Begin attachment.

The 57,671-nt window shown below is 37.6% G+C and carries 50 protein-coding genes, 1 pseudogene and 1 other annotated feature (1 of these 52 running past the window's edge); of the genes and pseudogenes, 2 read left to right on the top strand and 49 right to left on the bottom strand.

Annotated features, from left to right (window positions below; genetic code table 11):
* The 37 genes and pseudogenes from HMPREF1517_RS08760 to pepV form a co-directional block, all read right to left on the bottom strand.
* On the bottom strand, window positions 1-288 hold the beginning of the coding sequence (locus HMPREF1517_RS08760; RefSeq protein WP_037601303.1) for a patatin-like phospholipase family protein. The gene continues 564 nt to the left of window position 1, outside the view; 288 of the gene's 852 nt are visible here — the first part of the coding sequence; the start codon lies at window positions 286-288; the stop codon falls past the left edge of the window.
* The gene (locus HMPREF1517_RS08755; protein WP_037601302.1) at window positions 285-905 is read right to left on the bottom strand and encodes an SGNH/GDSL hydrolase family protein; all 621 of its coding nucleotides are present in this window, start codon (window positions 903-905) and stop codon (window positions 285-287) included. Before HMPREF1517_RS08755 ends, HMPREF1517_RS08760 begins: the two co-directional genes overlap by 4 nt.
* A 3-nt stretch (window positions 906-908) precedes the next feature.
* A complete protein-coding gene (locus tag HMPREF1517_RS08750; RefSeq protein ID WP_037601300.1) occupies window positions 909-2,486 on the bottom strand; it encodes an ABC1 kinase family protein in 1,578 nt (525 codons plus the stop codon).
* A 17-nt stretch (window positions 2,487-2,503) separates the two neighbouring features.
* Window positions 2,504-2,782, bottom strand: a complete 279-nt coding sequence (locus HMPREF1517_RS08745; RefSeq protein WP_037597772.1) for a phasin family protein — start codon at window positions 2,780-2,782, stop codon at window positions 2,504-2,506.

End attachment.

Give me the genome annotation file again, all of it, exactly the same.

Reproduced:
The 57,671-nt window shown below is 37.6% G+C and carries 50 protein-coding genes, 1 pseudogene and 1 other annotated feature (1 of these 52 running past the window's edge); of the genes and pseudogenes, 2 read left to right on the top strand and 49 right to left on the bottom strand.

Annotated features, from left to right (window positions below; genetic code table 11):
* The 37 genes and pseudogenes from HMPREF1517_RS08760 to pepV form a co-directional block, all read right to left on the bottom strand.
* On the bottom strand, window positions 1-288 hold the beginning of the coding sequence (locus HMPREF1517_RS08760; RefSeq protein WP_037601303.1) for a patatin-like phospholipase family protein. The gene continues 564 nt to the left of window position 1, outside the view; 288 of the gene's 852 nt are visible here — the first part of the coding sequence; the start codon lies at window positions 286-288; the stop codon falls past the left edge of the window.
* The gene (locus HMPREF1517_RS08755; protein WP_037601302.1) at window positions 285-905 is read right to left on the bottom strand and encodes an SGNH/GDSL hydrolase family protein; all 621 of its coding nucleotides are present in this window, start codon (window positions 903-905) and stop codon (window positions 285-287) included. Before HMPREF1517_RS08755 ends, HMPREF1517_RS08760 begins: the two co-directional genes overlap by 4 nt.
* A 3-nt stretch (window positions 906-908) precedes the next feature.
* A complete protein-coding gene (locus tag HMPREF1517_RS08750; RefSeq protein ID WP_037601300.1) occupies window positions 909-2,486 on the bottom strand; it encodes an ABC1 kinase family protein in 1,578 nt (525 codons plus the stop codon).
* A 17-nt stretch (window positions 2,487-2,503) separates the two neighbouring features.
* Window positions 2,504-2,782, bottom strand: a complete 279-nt coding sequence (locus HMPREF1517_RS08745; RefSeq protein WP_037597772.1) for a phasin family protein — start codon at window positions 2,780-2,782, stop codon at window positions 2,504-2,506.